During this time the large open spaces around the Stadium and including the space around the two buildings along Amstelveenseweg were used for event parking. The curve of the canal on the west and north edges followed the route of the trams using Haarlemmermeer Station. A single small block of Amsterdam School housing built along the west side of Amstelveenesweg was all that had been built of the perimeter blocks originally planned for the Olympic site in Amsterdam-Zuid.
In 1987, the city announced plans to demolish the stadium and redevelop the area as middle-income housing. This was a very contentious proposal and it was only after a long period of negotiation that the Olympic Stadium was declared a national monument and saved. In the new plan, the stadium would be refurbished and returned to its 1928 configuration and underground parking would be provided so that the open spaces around the buildings were not periodically filled with cars. A new Park Schinkeleilanden would be created to west that extended recreation facilities that already existed making a series of connected islands between the Schinkel and Amstel waterways. Finally, the plan called for about 1000 new dwellings to be built on the vacant land north of the stadium.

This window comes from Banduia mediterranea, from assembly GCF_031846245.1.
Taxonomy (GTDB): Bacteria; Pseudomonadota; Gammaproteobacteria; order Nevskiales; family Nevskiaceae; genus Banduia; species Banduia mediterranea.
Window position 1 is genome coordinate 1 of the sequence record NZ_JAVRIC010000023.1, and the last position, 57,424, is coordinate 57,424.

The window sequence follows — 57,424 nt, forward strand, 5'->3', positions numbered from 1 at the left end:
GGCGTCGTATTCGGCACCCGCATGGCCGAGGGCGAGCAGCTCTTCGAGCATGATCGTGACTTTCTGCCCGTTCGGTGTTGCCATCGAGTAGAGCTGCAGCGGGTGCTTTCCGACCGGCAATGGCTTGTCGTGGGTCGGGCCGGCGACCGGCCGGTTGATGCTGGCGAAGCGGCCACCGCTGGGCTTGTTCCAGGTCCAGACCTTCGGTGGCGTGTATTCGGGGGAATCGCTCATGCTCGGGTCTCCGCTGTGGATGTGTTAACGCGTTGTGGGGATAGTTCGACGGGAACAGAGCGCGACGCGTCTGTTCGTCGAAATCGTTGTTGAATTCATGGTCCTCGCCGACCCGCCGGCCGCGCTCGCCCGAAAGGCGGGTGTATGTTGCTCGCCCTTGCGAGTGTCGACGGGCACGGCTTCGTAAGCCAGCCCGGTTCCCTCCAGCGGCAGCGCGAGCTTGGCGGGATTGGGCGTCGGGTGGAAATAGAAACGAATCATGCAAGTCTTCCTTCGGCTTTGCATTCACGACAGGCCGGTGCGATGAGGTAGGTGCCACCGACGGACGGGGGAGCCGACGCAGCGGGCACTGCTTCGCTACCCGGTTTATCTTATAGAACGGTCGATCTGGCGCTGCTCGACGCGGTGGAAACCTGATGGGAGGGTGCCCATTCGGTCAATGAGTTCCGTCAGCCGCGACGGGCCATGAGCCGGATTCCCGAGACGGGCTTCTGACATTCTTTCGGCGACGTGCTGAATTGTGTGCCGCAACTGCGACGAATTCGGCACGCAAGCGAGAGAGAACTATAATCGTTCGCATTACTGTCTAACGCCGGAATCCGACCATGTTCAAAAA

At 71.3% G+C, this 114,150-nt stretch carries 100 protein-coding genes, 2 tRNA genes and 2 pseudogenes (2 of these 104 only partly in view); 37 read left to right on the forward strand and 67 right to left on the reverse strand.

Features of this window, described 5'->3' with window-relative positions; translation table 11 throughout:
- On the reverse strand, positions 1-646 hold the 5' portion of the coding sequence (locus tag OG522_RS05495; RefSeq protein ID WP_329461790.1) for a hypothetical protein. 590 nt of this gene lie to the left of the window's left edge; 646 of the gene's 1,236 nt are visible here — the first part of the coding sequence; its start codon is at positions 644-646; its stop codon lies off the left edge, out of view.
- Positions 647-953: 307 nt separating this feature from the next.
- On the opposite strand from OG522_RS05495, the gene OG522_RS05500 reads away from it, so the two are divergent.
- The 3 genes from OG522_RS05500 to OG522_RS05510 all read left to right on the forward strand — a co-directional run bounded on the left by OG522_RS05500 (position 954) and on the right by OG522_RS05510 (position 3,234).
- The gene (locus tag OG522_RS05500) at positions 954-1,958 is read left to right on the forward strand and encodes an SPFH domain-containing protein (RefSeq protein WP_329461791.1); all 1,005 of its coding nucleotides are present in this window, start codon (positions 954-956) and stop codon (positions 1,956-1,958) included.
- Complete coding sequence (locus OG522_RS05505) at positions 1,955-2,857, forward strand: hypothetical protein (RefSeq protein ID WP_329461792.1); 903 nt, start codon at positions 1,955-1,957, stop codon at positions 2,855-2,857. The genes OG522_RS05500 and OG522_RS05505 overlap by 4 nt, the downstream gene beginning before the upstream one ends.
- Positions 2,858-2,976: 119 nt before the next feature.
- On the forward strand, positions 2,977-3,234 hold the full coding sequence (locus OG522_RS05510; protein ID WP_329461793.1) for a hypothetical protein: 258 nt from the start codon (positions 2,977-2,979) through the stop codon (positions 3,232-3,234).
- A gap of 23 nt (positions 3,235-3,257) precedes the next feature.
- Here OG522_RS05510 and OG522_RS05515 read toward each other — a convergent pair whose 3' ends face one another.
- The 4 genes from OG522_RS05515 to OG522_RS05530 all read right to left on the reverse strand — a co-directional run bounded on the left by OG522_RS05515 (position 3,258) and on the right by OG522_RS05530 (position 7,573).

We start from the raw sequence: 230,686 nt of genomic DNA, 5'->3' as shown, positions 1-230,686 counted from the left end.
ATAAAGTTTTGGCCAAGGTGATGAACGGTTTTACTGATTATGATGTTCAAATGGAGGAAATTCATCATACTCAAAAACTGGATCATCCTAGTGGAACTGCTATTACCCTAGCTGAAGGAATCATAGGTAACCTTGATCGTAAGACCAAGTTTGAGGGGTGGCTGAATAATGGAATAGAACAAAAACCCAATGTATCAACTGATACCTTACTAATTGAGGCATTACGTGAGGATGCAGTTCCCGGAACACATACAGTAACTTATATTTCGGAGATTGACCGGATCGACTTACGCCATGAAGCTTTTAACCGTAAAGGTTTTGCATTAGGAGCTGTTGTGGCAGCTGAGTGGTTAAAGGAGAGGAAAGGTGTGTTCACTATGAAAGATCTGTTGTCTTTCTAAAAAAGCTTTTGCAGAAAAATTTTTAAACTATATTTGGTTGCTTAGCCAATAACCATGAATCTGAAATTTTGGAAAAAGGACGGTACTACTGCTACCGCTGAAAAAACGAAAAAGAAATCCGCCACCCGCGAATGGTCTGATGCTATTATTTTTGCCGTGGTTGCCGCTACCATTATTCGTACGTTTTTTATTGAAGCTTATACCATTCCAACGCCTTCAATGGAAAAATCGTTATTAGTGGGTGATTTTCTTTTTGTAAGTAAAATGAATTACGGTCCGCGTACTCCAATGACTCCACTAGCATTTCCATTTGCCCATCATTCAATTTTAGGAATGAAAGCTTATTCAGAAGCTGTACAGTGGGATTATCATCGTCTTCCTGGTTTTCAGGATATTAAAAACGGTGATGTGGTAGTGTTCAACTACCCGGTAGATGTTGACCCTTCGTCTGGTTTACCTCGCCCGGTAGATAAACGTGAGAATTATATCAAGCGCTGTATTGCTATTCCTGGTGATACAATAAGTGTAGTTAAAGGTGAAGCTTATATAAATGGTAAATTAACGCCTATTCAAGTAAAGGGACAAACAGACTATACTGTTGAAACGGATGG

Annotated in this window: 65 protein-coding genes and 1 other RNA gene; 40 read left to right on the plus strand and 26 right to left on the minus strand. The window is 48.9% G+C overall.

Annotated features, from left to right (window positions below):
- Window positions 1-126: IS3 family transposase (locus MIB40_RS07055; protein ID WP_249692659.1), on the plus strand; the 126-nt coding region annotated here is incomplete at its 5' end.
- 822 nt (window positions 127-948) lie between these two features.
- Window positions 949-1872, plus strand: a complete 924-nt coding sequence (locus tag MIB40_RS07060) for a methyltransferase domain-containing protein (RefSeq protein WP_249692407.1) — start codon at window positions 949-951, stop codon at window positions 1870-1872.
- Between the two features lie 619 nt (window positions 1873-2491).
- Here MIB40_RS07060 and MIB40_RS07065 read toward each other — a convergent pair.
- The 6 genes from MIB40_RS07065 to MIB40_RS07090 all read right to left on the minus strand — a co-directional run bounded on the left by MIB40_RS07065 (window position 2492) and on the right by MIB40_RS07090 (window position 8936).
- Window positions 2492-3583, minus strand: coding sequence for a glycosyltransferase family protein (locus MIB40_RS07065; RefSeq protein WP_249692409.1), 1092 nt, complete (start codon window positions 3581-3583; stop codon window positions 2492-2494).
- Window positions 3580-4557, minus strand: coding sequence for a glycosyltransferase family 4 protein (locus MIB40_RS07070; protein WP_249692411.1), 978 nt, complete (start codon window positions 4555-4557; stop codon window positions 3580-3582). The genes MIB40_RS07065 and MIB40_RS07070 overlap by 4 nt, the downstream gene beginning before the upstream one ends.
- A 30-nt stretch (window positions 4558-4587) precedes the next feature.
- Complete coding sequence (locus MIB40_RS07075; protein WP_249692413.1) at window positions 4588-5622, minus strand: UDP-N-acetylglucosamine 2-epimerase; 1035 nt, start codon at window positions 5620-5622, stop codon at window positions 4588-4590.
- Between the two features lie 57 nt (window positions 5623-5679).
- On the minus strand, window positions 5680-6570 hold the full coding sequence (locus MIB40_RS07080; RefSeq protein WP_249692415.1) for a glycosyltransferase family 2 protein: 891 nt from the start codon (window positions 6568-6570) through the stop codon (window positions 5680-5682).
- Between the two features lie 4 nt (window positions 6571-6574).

The idea was to extend the Berlage block system west of Amstelveenseweg to the tip of the peninsula formed by the Amstel Canals. Six new perimeter blocks would be added to the single 1928 Amsterdam School block along Amstelveenseweg that would form a long residential wall along the north side of the Stadium that would also face the new park to be built to the west and canals along the north. The new housing was to be a mix of luxury and subsidized types following the example of the Amsterdam-School buildings in the adjacent communities. Now, part of the block system would be completed but leaving the stadium and its attendant public open spaces. In 2007, O.M.A. presented a design for the Stadionplein area east of the stadium that extended the plaza area east, with new buildings and underground parking.